By Harold Lockwood (Aguaconsult)
Well, probably it’s a cliché, but the USAID water strategy has had the gestation period of an elephant, but the good news is that now it’s out and its congratulations to the team in the water office of USAID for pulling this together and for bringing a clear focus on water for human consumption and agricultural production – two basic building blocks of life. No doubt it was a challenging and sensitive task to take into account all of the competing interests across USAID’s many areas of strategic intervention. For the first time in years this strategy provides a focus, a hook, on which to understand and engage with USAID around the core issue of water and sanitation.
Not since the days of the Environmental Health Project (EHP) have we had such a concrete platform to consider how USAID sees its role in the water and sanitation sector. It seems that since this initiative was shut down in the mid-2000s and the team of people at its core were dispersed – or very sadly in the case of the wonderful John Austin, passed from us – that USAID had lost its way somewhat in the world of water and spent a good five or six years in the wilderness. As I recall, the evaluation following the first IQC mechanism after EHP II concluded that USAID had ceased to become a world class leader in the field as it had been under the EHP (and its predecessor ‘WASH’ programme). In these halcyon days USAID providing not just significant funding, but leading field-based learning that helped to shape our collective thinking on many fronts, including the challenges of community management, decentralization and the hygiene improvement framework to name but a few.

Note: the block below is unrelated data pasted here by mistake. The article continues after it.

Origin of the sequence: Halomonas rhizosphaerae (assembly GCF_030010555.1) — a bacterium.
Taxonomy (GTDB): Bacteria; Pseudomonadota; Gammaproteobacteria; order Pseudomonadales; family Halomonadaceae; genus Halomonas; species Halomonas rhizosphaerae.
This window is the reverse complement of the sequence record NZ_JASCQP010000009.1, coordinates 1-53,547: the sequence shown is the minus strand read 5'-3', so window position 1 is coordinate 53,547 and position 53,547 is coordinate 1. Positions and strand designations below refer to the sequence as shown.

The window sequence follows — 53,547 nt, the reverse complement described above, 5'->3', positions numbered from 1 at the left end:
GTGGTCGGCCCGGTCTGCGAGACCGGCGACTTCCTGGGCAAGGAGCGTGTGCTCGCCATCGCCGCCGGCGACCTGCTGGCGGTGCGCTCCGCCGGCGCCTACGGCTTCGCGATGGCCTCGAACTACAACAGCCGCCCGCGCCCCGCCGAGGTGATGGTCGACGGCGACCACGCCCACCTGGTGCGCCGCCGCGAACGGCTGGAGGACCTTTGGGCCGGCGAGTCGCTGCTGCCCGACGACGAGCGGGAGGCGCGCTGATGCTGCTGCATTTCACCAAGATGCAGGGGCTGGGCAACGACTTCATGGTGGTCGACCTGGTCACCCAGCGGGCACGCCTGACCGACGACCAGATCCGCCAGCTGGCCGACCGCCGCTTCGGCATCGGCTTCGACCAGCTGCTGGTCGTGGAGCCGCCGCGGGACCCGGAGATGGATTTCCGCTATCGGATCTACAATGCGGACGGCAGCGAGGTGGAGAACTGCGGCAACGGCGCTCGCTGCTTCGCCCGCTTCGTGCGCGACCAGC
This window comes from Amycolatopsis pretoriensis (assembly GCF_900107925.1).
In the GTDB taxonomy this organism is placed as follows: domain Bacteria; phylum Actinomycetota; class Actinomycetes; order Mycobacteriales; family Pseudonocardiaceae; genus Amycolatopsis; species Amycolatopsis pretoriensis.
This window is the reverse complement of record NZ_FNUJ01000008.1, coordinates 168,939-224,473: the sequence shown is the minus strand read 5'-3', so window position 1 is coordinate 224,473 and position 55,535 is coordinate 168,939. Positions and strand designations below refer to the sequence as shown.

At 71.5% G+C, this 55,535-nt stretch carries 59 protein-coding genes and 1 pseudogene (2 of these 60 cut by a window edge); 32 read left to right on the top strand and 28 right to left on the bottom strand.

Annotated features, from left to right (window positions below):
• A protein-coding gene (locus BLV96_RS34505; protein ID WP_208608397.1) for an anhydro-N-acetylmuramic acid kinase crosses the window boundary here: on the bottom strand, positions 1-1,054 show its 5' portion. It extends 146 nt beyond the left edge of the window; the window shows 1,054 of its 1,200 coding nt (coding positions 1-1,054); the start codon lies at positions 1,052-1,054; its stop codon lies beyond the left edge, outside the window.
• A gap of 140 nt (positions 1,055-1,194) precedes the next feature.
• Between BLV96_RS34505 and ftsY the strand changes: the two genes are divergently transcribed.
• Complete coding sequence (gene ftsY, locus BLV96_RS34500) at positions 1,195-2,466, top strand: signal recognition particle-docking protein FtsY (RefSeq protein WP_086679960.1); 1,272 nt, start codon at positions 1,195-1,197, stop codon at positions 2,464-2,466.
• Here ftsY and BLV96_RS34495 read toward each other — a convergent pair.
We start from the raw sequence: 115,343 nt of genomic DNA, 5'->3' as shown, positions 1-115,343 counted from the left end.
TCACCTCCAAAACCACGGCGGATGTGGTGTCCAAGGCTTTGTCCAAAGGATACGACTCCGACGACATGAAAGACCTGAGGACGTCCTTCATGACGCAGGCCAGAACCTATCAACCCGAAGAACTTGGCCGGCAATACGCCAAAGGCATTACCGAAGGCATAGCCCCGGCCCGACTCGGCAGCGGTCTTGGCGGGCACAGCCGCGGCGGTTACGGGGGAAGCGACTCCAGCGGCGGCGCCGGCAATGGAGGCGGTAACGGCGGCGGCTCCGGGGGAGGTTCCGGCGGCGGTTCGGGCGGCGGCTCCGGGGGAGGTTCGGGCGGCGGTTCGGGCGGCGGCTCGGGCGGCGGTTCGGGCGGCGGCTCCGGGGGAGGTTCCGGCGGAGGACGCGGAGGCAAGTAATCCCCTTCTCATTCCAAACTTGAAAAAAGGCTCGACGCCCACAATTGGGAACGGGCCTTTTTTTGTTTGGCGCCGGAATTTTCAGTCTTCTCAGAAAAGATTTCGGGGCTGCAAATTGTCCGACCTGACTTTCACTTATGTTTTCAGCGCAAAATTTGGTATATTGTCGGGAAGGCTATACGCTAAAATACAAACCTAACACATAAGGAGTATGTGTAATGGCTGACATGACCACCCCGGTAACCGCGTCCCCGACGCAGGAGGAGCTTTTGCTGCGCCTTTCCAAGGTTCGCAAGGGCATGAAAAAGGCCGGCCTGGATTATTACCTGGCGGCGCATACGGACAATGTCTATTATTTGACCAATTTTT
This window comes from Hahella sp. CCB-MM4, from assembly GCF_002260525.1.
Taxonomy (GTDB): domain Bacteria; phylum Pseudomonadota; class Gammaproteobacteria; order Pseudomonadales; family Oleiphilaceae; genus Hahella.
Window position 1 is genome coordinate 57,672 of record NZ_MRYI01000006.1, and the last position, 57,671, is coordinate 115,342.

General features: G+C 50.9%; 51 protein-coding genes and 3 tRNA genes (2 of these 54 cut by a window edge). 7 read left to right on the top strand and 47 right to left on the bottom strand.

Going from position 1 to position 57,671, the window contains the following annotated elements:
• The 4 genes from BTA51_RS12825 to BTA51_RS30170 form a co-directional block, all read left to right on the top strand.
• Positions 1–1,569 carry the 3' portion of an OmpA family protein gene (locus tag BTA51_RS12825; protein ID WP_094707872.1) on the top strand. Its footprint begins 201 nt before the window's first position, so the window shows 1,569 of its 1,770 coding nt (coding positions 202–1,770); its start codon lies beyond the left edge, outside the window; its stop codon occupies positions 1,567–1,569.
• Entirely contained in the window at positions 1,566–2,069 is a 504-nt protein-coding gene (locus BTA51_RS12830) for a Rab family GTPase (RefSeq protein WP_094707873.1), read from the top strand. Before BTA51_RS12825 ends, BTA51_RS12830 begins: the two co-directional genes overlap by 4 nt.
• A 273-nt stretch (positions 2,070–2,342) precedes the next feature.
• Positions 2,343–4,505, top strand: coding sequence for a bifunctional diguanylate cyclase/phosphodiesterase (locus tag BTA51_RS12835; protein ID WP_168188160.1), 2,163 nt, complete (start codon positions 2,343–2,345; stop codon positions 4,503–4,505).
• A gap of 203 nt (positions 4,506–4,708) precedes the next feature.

So maybe this is starting to show my age – and maybe I look back on those days through rose-tinted spectacles having played a small part in EHP – but what now? What does the new water strategy herald in terms of USAID – and the US government – again taking up the mantle as world leader in this field? Certainly the timing is right as we sit on the cusp of the 2015 MDGs and if we can believe it, WASH will have its own set of goals and targets this time around. My own assessment of the USAID water strategy is mixed and I have three big take away points.
The first is touched upon in John Oldfield’s excellent blog as the CEO of WASH Advocates – John’s principal concern is the limited ambition of USAID’s target numbers for access to water and sanitation facilities, with 10 and 6 million over five years respectively. And indeed, this does seem remarkably low – paltry even – when one considers that the Netherlands government has a target of 50 million by 2015 and the UK government has recently doubled their target to 60 million. It would seem that a country so wealthy, so powerful and with such bountiful human resources indeed could aim a bit higher.